CSI: Crime Scene Investigation - Season 8 Finale
Review by Lizzie Guilfoyle
INDIELONDON singles out notable episodes from our favourite television series for stand-alone reviews. On this occasion, we take a look at the season finale of CSI: Crime Scene Investigation in season 8, an episode entitled For Gedda.
What’s the Story? In what might seem like the culmination of an ongoing storyline, Warrick (Gary Dourdan) is framed for the murder of mobster Lou Gedda (John Capodice) who, you will remember, was involved in the death of Warrick’s one-night stand – the stripper Candy (Cockroaches).
Why so good? After two surprisingly mediocre episodes (The Theory of Everything and Two and a Half Deaths) it’s reassuring to find CSI: Crime Scene Investigation back on form with a season finale guaranteed to enthral and shock in equal measure.
Digging a Little Deeper: The episode begins with what appears to be an unrelated case – two bodies crashing through the bottom of a coffin. One, however, turns out to be that of Lenny Harper, the Private Investigator hired by Warrick to spy on Gedda.
Needless to say, Grissom (William Petersen) and the rest of the team stand by Warrick who, incidentally, inconveniently suffers amnesia – even when he’s found covered in blood at the scene of Gedda’s murder, his gun and handcuffs undisputed evidence. Not surpisingly and with a nod from an unusually sympathetic Ecklie, they mount their own ‘unofficial’ investigation.
Dourdan, as a man who’s as much a victim of the crime as the victim himself, is superb, displaying emotions as diverse as despair and anger. Which is not bad for someone who, on the very day of filming, was arrested on drugs charges after being found asleep in his car at 5:14am!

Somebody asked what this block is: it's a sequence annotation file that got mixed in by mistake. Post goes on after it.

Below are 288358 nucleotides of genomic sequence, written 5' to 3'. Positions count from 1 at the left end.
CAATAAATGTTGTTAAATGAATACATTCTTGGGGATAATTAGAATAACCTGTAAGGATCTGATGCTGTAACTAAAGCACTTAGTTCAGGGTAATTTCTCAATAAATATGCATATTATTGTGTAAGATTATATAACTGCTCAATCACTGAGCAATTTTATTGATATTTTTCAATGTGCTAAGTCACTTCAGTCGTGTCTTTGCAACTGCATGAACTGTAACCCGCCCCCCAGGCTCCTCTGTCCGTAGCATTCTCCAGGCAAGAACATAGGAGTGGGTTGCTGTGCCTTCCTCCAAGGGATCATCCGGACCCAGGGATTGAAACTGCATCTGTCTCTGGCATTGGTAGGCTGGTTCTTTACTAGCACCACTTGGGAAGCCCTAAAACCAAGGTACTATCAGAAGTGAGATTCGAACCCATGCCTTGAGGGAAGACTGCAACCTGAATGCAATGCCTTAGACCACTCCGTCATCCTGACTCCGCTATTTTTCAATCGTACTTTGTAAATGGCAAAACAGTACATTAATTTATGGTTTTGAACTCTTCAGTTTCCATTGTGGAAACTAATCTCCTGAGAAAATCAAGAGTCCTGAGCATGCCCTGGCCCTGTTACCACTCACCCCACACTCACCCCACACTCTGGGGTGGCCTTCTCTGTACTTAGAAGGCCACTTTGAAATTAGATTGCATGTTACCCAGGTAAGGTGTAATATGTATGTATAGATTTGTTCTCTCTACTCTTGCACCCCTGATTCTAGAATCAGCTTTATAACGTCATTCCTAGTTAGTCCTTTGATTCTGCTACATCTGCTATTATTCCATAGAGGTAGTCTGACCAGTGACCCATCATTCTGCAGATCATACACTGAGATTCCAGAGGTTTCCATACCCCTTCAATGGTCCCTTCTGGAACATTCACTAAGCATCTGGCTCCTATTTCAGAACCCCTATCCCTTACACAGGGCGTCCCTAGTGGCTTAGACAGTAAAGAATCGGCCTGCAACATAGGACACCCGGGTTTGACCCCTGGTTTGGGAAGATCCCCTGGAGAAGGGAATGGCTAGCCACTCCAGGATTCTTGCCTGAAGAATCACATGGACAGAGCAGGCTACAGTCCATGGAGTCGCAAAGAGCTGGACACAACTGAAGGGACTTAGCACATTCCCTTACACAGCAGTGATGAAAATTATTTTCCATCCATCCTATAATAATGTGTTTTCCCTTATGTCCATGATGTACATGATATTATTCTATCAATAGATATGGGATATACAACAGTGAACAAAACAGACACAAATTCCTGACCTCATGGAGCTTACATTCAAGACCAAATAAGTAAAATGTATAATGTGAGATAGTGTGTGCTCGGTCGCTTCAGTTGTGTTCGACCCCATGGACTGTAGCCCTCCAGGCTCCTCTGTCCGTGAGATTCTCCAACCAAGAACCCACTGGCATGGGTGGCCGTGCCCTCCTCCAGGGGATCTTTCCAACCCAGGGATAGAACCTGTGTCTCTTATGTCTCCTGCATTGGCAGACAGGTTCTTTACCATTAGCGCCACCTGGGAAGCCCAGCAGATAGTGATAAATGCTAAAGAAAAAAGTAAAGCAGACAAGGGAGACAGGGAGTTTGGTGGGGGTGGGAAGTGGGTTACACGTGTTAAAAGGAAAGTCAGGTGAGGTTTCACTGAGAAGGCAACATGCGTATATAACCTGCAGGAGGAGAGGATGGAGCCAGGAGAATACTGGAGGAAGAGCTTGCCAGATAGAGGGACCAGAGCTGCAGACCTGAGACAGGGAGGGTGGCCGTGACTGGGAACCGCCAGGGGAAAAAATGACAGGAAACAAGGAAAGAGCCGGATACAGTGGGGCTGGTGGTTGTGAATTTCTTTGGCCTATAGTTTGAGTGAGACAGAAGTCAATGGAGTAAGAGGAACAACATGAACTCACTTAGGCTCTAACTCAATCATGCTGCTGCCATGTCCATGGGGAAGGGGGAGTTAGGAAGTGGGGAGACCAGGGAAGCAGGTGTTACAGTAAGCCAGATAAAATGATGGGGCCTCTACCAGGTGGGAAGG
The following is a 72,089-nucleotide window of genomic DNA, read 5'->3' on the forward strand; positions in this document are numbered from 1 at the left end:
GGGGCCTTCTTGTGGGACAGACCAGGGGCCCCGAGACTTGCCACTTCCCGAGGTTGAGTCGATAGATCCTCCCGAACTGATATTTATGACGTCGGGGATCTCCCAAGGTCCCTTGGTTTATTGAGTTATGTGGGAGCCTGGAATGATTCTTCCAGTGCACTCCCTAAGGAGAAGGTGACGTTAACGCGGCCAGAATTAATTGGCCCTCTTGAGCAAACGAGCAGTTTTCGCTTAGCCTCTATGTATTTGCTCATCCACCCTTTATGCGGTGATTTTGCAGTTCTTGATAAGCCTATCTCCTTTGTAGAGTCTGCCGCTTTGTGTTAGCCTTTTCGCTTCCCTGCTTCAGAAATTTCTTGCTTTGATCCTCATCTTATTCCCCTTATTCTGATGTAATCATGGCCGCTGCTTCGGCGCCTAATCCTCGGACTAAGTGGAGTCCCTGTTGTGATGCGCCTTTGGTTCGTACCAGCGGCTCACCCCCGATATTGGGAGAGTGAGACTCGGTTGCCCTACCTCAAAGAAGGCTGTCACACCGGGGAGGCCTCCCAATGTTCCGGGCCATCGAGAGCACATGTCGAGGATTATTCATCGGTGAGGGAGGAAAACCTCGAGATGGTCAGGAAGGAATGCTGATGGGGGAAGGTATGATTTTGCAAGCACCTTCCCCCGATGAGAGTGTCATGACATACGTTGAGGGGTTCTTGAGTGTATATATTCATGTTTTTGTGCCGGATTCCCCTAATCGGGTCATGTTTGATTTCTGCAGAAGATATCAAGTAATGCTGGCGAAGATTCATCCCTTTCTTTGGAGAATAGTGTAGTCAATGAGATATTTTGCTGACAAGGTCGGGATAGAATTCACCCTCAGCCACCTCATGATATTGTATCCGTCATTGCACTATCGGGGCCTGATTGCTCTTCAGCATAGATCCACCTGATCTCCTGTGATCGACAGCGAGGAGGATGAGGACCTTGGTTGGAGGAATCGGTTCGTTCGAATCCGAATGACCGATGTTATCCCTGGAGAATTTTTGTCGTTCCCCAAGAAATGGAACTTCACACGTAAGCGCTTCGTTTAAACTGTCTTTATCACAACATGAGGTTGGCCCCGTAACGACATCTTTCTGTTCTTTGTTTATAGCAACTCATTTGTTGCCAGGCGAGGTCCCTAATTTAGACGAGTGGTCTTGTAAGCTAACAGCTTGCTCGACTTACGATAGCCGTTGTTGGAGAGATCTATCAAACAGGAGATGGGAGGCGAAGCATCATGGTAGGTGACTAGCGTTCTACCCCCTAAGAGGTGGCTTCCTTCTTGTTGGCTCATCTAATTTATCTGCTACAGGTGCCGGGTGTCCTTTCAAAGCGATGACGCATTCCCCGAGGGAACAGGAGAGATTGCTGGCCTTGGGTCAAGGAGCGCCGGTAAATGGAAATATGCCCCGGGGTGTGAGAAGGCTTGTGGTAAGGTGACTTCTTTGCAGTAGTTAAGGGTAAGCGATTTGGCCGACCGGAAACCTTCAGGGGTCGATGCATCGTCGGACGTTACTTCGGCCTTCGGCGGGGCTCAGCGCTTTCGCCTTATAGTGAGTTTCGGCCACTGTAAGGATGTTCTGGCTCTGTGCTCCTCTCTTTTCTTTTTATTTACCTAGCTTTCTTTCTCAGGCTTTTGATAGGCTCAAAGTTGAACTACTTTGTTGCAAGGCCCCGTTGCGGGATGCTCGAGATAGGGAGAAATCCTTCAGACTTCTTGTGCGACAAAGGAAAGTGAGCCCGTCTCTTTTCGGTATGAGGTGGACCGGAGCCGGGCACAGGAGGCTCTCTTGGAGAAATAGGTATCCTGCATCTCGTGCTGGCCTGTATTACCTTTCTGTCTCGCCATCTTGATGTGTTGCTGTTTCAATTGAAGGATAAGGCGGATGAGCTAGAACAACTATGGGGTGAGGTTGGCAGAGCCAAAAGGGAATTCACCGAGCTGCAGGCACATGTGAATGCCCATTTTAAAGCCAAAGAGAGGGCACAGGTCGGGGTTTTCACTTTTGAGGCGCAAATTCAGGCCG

And although you know in your heart of hearts that Warrick is innocent, his recent problems (with drugs – Zolpidem to help him sleep, Modafinil to help him stay alert – as well as the break up of his marriage) have made him more intense, more prone to sudden bursts of anger. Not quite the Warrick we came to know and love – which leaves an uncomfortable element of doubt.
But as almost always with CSI, the truth will out and Warrick is released from custody. Which is, of course, a wonderful red herring for it lulls you into a false sense of security, making you question reports of him leaving the series. But with a little under ten minutes still to run, you all too quickly realize that you’ve been ‘had’.
Nevertheless, the ending (or perhaps that should read the end) when it comes, is all the more shocking, particularly as it also finally exposes the department mole – a man directly involved with the case, one who had even offered the hapless Warrick a deal if he admitted guilt.
This is CSI at its very best – an episode that belongs to Warrick who, and I’m sure I speak for many fans, will be sorely missed.